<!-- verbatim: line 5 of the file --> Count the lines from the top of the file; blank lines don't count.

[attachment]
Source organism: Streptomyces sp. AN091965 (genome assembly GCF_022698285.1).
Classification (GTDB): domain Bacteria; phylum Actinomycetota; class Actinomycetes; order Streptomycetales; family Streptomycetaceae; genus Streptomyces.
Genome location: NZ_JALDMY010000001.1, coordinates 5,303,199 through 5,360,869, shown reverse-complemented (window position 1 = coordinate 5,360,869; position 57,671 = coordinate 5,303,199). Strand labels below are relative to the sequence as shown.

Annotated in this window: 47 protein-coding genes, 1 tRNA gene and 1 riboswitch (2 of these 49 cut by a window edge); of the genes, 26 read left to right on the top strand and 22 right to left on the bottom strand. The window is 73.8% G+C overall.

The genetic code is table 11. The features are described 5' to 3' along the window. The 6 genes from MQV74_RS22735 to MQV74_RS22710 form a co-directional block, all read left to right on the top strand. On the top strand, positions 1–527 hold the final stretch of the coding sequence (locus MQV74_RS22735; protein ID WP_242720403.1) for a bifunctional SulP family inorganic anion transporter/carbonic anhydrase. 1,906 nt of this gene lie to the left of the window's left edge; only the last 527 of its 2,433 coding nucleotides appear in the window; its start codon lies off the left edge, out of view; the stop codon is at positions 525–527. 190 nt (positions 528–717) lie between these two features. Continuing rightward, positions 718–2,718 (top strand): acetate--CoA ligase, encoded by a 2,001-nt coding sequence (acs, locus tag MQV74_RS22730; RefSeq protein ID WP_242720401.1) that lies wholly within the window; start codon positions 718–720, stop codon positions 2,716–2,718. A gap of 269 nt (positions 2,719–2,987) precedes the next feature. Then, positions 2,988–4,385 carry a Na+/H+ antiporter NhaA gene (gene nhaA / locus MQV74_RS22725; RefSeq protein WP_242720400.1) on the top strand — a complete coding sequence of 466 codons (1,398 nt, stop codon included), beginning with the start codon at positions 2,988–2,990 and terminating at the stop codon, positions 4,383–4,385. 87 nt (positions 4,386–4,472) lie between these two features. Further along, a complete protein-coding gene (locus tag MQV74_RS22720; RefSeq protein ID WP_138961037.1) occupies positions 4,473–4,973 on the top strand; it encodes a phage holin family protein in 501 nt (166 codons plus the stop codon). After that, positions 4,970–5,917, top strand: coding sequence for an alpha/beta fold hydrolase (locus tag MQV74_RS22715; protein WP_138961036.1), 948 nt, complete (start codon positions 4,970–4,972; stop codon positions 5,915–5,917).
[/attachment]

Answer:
The genetic code is table 11. The features are described 5' to 3' along the window. The 6 genes from MQV74_RS22735 to MQV74_RS22710 form a co-directional block, all read left to right on the top strand. On the top strand, positions 1–527 hold the final stretch of the coding sequence (locus MQV74_RS22735; protein ID WP_242720403.1) for a bifunctional SulP family inorganic anion transporter/carbonic anhydrase. 1,906 nt of this gene lie to the left of the window's left edge; only the last 527 of its 2,433 coding nucleotides appear in the window; its start codon lies off the left edge, out of view; the stop codon is at positions 525–527. 190 nt (positions 528–717) lie between these two features. Continuing rightward, positions 718–2,718 (top strand): acetate--CoA ligase, encoded by a 2,001-nt coding sequence (acs, locus tag MQV74_RS22730; RefSeq protein ID WP_242720401.1) that lies wholly within the window; start codon positions 718–720, stop codon positions 2,716–2,718. A gap of 269 nt (positions 2,719–2,987) precedes the next feature. Then, positions 2,988–4,385 carry a Na+/H+ antiporter NhaA gene (gene nhaA / locus MQV74_RS22725; RefSeq protein WP_242720400.1) on the top strand — a complete coding sequence of 466 codons (1,398 nt, stop codon included), beginning with the start codon at positions 2,988–2,990 and terminating at the stop codon, positions 4,383–4,385. 87 nt (positions 4,386–4,472) lie between these two features. Further along, a complete protein-coding gene (locus tag MQV74_RS22720; RefSeq protein ID WP_138961037.1) occupies positions 4,473–4,973 on the top strand; it encodes a phage holin family protein in 501 nt (166 codons plus the stop codon). After that, positions 4,970–5,917, top strand: coding sequence for an alpha/beta fold hydrolase (locus tag MQV74_RS22715; protein WP_138961036.1), 948 nt, complete (start codon positions 4,970–4,972; stop codon positions 5,915–5,917).